2018 Subaru WRX Review

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The 2018 Subaru WRX is among the swiftest, best-handling compact cars around. It's loud and bumpy, but it's still a practical performance car you can drive daily.

The 2018 Subaru WRX is among the swiftest and best-handling compact cars around. It's not especially quiet or comfortable, but it's a reasonably priced performance car you can drive daily.

You might reasonably expect some rough edges in a car born of Subaru's decades-long participation in rally racing, a form of motorsport largely run in dirt, mud and gravel. But the real surprise is just how domesticated these cars really are. The WRX and even-faster WRX STI are powered by turbocharged four-cylinder engines optimized for performance but capable of decent fuel economy. The WRX delivers 268 horsepower and an EPA-estimated 23 mpg combined with the manual transmission, while the STI wrings out 305 hp and 19 mpg combined.

The WRX also offers a good serving of modern tech and convenience, either as standard equipment or options, including a choice of two multimedia systems, two audio systems, smartphone app integration, navigation, and driver aids such as blind-spot monitoring, lane departure warning, and automatic emergency braking. These attributes, plus comfortable seating, a roomy cabin and excellent visibility, make the WRX a legitimately practical daily driver and family car.

But there's no denying that the WRX can be a loud and raucous car. You'll hear plenty of road noise and feel plenty of road surface inside the cabin, especially in the STI, which can drive from dealer lot to weekend rally race and be instantly competitive. Key rivals such as the Volkswagen GTI and Ford Focus ST far surpass the Subaru for daily civility. To be fair, Subaru says it has made efforts to quiet the 2018 model with thicker glass, seals and insulation. We haven't yet driven the most recent model to hear the difference.

The 2018 Subaru WRX is a five-passenger sedan offered in five trim levels: base, Premium, Limited, STI and STI Limited. The base model comes ready for action with 268 horsepower and performance tires, while the Premium adds larger wheels and heated front seats. The Limited adds luxuries such as leather upholstery and has more available options. STI models start with Limited equipment but add a 305-hp engine and performance brakes and suspension. The STI Limited goes all in with sunroof, navigation, driver aids and more.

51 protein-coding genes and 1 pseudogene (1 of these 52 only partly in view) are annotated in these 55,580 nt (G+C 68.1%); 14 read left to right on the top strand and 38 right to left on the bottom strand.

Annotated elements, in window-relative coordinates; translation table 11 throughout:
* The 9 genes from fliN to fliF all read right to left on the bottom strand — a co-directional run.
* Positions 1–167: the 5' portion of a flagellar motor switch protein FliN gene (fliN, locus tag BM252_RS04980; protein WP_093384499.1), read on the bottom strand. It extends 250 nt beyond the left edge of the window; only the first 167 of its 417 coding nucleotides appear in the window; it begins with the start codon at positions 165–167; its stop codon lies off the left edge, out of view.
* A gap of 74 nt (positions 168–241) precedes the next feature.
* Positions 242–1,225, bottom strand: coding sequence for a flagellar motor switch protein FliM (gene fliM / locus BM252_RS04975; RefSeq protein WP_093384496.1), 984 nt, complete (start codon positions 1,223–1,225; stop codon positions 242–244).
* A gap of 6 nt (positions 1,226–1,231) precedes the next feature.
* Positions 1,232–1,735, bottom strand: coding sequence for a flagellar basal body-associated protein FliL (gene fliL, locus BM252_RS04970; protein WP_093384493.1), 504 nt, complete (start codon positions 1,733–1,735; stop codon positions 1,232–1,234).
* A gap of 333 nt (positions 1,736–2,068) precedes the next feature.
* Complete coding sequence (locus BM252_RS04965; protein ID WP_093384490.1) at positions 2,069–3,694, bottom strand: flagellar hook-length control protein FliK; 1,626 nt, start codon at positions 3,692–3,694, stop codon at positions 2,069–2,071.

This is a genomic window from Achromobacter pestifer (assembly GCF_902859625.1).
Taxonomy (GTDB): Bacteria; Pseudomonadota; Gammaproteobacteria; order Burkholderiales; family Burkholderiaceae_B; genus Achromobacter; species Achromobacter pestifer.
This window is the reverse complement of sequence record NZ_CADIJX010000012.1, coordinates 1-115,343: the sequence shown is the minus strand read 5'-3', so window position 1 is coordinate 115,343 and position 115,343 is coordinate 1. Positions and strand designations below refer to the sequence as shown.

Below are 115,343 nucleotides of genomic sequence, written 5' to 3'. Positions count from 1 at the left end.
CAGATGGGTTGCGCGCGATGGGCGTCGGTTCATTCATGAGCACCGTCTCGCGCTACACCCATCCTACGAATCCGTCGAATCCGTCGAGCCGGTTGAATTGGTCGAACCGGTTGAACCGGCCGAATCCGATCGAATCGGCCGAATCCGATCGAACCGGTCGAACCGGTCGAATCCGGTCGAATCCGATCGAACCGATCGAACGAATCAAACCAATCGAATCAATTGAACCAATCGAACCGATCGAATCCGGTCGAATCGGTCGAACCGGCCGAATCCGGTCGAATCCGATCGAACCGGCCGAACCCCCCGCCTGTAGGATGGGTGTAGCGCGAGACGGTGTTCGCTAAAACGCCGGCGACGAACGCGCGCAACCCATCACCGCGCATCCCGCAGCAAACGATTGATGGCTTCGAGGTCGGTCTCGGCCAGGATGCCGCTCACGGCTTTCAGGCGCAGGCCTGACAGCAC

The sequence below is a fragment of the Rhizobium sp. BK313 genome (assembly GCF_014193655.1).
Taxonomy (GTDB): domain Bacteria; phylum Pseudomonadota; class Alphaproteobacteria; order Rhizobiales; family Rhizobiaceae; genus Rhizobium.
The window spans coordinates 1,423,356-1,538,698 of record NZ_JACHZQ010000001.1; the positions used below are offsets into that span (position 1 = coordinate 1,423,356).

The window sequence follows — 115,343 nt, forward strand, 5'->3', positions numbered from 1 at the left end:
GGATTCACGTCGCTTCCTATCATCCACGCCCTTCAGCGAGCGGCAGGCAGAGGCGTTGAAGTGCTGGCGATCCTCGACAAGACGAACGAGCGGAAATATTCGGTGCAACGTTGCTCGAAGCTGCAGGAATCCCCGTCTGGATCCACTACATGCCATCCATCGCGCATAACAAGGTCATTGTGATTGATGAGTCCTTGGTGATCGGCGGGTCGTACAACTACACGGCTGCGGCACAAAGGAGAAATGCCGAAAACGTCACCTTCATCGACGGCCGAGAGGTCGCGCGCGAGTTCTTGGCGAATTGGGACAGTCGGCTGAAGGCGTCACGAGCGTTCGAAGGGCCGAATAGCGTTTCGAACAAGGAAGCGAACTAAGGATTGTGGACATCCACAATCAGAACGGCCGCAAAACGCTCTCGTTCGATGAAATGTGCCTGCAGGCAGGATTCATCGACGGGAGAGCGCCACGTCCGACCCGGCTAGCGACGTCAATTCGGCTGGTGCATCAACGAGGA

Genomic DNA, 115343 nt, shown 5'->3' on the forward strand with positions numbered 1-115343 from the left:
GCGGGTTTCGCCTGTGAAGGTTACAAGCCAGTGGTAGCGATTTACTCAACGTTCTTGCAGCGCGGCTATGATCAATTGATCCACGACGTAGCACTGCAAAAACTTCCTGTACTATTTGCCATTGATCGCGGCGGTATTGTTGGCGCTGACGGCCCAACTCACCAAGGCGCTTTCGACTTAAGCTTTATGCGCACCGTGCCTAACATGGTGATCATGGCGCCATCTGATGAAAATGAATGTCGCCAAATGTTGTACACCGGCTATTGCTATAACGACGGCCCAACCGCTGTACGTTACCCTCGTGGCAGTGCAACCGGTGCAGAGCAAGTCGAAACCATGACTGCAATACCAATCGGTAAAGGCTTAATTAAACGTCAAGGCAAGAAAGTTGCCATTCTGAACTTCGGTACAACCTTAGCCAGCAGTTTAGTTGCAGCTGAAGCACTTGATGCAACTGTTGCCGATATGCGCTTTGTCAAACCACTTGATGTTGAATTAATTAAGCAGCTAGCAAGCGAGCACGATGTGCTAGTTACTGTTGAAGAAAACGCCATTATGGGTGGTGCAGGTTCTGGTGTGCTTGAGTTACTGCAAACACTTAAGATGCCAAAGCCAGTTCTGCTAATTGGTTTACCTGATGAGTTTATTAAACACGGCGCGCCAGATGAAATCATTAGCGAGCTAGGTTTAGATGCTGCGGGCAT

Base WRX models start with a 2.0-liter turbocharged four-cylinder engine (268 hp, 258 pound-feet of torque), a six-speed manual transmission and all-wheel drive. The standard equipment list also includes 17-inch wheels, performance tires, heated side mirrors, cloth upholstery, a rearview camera, 60/40-split folding rear seats, Bluetooth phone and audio connection, and a six-speaker media system with a 6.2-inch touchscreen, satellite and HD radio, CD player, USB and auxiliary inputs, and smartphone app integration.

The WRX Premium adds 18-inch wheels, foglights, a sunroof, heated front seats, windshield wiper de-icers, and a 7-inch touchscreen.

The Limited builds on that with LED headlights and foglights, automatic high beams, a 10-way power-adjustable driver seat, leather-trimmed upholstery, keyless ignition and entry, and an optional continuously variable automatic transmission (CVT) with paddle shifters.

Options for WRX Premium models with manual transmission include the 7-inch touchscreen, an upgraded Harman Kardon audio system, and a new Performance package that bundles Recaro front seats (including an eight-way power-adjustable driver seat), upgraded brake pads, and red-painted brake calipers. This package deletes the sunroof, however, in the interests of weight savings.

A manual-equipped WRX Limited is eligible for options including navigation, upgraded audio, blind-spot monitoring and rear cross-traffic alert systems, while Limited models equipped with the CVT can add Subaru's EyeSight system, which bundles features such as adaptive cruise control, automatic emergency braking, lane departure warning, automatic high beams, and adaptive ("bending") foglights that help illuminate corners and curves. The EyeSight system is not available with the stick shift, though.

STI models come equipped like the WRX Premium but with a bigger engine, 19-inch wheels, and no sunroof. The base STI adds a more powerful 2.5-liter engine engine (305 hp, 290 lb-ft), Brembo brakes, front and rear limited-slip differentials, and more aggressive suspension tuning. Options include Recaro sport seats, an eight-way power-adjustable driver seat, and keyless ignition and entry.

The STI Limited adds back the sunroof plus keyless ignition and entry, an eight-way power driver seat, blind-spot monitoring, rear cross-traffic alert and the premium audio system with navigation. The lone option is a low-profile trunk lip spoiler. EyeSight is not offered for the WRX STI.

Several dealer-installed options are available for the WRX and STI, including a performance exhaust (base WRX), an auto-dimming rearview mirror, short-throw shifter, carbon-fiber trim, unique shift knobs and interior lighting accents.

From Edmunds.com

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